- Associated Press - Tuesday, May 13, 2014

DES MOINES, Iowa (AP) - Warmer temperatures are contributing to stronger tornadoes, heavier rainfall, persistent droughts and the spread of mosquito-borne diseases, members of a White House-appointed task force on climate change said in Des Moines on Tuesday.

President Barack Obama created the State, Local and Tribal Leaders Task Force on Climate Preparedness and Resilience last year to advise the administration on how the federal government can help communities prepare and respond to natural disasters. The group is made up of eight governors, 14 mayors, including Des Moines Mayor Frank Cownie, two county officials and two tribal leaders. It is to deliver its final recommendations to the president by November.

On Tuesday, experts from Iowa universities, public utilities and businesses discussed with the task force climate-related problems local communities deal with and ways they are adapting.

“We are hopeful a lot of the information we come up with today we will pass on to the task force to let them know what Iowa is thinking and what is happening in the heartland,” Cownie said. “A lot of the focus sometimes around country looks at what’s happening in coastal regions. I want to tell you it is here.”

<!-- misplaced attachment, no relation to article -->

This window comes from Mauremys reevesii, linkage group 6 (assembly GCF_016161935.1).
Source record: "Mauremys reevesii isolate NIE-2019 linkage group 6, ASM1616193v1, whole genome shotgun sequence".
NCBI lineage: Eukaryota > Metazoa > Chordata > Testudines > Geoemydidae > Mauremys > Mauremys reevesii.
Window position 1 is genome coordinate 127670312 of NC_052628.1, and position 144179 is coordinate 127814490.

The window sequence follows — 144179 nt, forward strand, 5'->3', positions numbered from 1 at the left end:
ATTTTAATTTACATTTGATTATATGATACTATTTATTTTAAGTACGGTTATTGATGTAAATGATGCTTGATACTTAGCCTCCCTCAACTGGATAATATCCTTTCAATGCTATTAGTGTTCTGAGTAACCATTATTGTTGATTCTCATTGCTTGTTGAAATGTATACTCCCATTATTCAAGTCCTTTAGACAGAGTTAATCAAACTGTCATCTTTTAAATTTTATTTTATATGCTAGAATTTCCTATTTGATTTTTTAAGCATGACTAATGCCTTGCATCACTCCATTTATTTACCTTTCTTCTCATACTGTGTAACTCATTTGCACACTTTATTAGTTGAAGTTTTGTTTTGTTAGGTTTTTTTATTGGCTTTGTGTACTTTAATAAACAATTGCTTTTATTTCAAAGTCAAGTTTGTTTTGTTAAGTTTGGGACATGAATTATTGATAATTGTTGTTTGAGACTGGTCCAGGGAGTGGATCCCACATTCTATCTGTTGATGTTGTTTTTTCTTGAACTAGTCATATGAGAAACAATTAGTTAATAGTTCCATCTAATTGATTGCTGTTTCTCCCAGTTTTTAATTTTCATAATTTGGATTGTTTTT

He pointed to an EF2 tornado that struck Panora and the Lake Panorama area on Sunday destroying at least eight condominiums and damaging about a dozen other homes.

In 2012 alone, weather disasters in the United States, including Hurricane Sandy, cost more than $110 billion, according to a White House statement.

“Every century has its public health challenge,” said Dr. Yogesh Shah, assistant dean of global health at Des Moines University. “Climate change is our century’s challenge.”

Shah said warmer temperatures contribute to an increase in diseases carried by mosquitoes, including malaria and West Nile Virus, which was rare in the United States before 1999 but rose to more than 5,600 cases in 2012.

Iowa’s increasing flood occurrences illustrate the need for improved planning, said Jerry Schnoor, an engineering professor at the University of Iowa.

“We need to change infrastructure against flooding by raising roads, strengthening bridges, improving transportation, raising substations and transformers and we need to harden buildings,” he said.

Task force recommendations also will include activities and programs that encourage individuals to conserve energy and reduce waste.

“This initiative is really about finding best practices and sharing them,” said Charles Earnest, a consultant from Seattle, Washington, who traveled to Des Moines for the task force meeting at the invitation of Cownie. Earnest works with Green America, a nonprofit organization that has held events in San Francisco, Los Angeles, New York, Washington and Chicago encouraging lifestyle changes that reduces carbon pollution.

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